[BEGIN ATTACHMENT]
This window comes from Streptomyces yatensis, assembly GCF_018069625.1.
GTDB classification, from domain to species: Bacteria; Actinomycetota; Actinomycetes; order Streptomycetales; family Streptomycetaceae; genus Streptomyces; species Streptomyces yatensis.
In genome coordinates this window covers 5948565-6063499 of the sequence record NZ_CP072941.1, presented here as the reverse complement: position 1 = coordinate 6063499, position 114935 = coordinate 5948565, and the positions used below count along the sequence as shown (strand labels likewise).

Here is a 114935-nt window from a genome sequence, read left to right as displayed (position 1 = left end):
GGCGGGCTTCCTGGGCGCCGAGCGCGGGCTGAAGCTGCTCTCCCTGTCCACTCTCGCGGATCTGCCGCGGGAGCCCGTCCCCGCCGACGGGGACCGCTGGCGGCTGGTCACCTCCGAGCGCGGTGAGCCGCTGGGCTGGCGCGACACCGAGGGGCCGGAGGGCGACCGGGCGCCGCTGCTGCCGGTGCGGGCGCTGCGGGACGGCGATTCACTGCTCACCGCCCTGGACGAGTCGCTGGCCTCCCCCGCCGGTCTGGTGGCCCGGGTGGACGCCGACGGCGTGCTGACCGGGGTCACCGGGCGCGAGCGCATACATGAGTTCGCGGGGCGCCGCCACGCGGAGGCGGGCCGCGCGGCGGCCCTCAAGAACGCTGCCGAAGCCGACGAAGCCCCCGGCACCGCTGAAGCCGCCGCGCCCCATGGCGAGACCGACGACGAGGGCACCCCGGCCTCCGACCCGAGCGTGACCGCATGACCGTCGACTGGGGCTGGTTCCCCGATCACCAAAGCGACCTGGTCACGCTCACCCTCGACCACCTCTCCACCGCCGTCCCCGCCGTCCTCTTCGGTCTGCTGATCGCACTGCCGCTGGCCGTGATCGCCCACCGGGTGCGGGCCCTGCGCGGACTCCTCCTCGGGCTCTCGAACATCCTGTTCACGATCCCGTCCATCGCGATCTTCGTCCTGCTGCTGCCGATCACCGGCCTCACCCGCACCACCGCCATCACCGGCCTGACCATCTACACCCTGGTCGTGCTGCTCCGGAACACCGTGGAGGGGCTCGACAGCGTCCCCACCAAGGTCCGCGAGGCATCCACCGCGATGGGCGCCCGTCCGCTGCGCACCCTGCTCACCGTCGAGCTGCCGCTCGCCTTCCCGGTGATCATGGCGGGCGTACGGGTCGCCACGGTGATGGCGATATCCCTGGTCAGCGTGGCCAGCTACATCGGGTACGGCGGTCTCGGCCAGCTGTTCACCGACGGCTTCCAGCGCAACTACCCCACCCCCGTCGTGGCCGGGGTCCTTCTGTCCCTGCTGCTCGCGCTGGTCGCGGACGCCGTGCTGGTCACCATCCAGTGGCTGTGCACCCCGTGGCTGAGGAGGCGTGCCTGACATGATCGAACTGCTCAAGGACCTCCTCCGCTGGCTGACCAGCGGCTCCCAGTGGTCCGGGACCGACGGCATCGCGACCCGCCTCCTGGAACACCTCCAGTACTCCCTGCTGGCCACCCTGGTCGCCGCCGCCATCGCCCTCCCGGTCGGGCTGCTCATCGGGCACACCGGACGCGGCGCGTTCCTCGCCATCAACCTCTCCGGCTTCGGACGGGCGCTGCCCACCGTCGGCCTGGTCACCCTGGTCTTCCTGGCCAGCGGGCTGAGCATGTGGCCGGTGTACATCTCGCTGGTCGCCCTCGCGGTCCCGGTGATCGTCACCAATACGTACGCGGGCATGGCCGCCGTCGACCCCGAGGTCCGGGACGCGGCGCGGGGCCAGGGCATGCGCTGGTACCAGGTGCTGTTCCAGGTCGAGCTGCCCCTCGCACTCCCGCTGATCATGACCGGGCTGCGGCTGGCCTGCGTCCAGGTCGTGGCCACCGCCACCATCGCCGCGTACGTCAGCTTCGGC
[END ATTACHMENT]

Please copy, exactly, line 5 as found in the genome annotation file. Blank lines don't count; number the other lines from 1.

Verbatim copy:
GGCGGGCTTCCTGGGCGCCGAGCGCGGGCTGAAGCTGCTCTCCCTGTCCACTCTCGCGGATCTGCCGCGGGAGCCCGTCCCCGCCGACGGGGACCGCTGGCGGCTGGTCACCTCCGAGCGCGGTGAGCCGCTGGGCTGGCGCGACACCGAGGGGCCGGAGGGCGACCGGGCGCCGCTGCTGCCGGTGCGGGCGCTGCGGGACGGCGATTCACTGCTCACCGCCCTGGACGAGTCGCTGGCCTCCCCCGCCGGTCTGGTGGCCCGGGTGGACGCCGACGGCGTGCTGACCGGGGTCACCGGGCGCGAGCGCATACATGAGTTCGCGGGGCGCCGCCACGCGGAGGCGGGCCGCGCGGCGGCCCTCAAGAACGCTGCCGAAGCCGACGAAGCCCCCGGCACCGCTGAAGCCGCCGCGCCCCATGGCGAGACCGACGACGAGGGCACCCCGGCCTCCGACCCGAGCGTGACCGCATGACCGTCGACTGGGGCTGGTTCCCCGATCACCAAAGCGACCTGGTCACGCTCACCCTCGACCACCTCTCCACCGCCGTCCCCGCCGTCCTCTTCGGTCTGCTGATCGCACTGCCGCTGGCCGTGATCGCCCACCGGGTGCGGGCCCTGCGCGGACTCCTCCTCGGGCTCTCGAACATCCTGTTCACGATCCCGTCCATCGCGATCTTCGTCCTGCTGCTGCCGATCACCGGCCTCACCCGCACCACCGCCATCACCGGCCTGACCATCTACACCCTGGTCGTGCTGCTCCGGAACACCGTGGAGGGGCTCGACAGCGTCCCCACCAAGGTCCGCGAGGCATCCACCGCGATGGGCGCCCGTCCGCTGCGCACCCTGCTCACCGTCGAGCTGCCGCTCGCCTTCCCGGTGATCATGGCGGGCGTACGGGTCGCCACGGTGATGGCGATATCCCTGGTCAGCGTGGCCAGCTACATCGGGTACGGCGGTCTCGGCCAGCTGTTCACCGACGGCTTCCAGCGCAACTACCCCACCCCCGTCGTGGCCGGGGTCCTTCTGTCCCTGCTGCTCGCGCTGGTCGCGGACGCCGTGCTGGTCACCATCCAGTGGCTGTGCACCCCGTGGCTGAGGAGGCGTGCCTGACATGATCGAACTGCTCAAGGACCTCCTCCGCTGGCTGACCAGCGGCTCCCAGTGGTCCGGGACCGACGGCATCGCGACCCGCCTCCTGGAACACCTCCAGTACTCCCTGCTGGCCACCCTGGTCGCCGCCGCCATCGCCCTCCCGGTCGGGCTGCTCATCGGGCACACCGGACGCGGCGCGTTCCTCGCCATCAACCTCTCCGGCTTCGGACGGGCGCTGCCCACCGTCGGCCTGGTCACCCTGGTCTTCCTGGCCAGCGGGCTGAGCATGTGGCCGGTGTACATCTCGCTGGTCGCCCTCGCGGTCCCGGTGATCGTCACCAATACGTACGCGGGCATGGCCGCCGTCGACCCCGAGGTCCGGGACGCGGCGCGGGGCCAGGGCATGCGCTGGTACCAGGTGCTGTTCCAGGTCGAGCTGCCCCTCGCACTCCCGCTGATCATGACCGGGCTGCGGCTGGCCTGCGTCCAGGTCGTGGCCACCGCCACCATCGCCGCGTACGTCAGCTTCGGC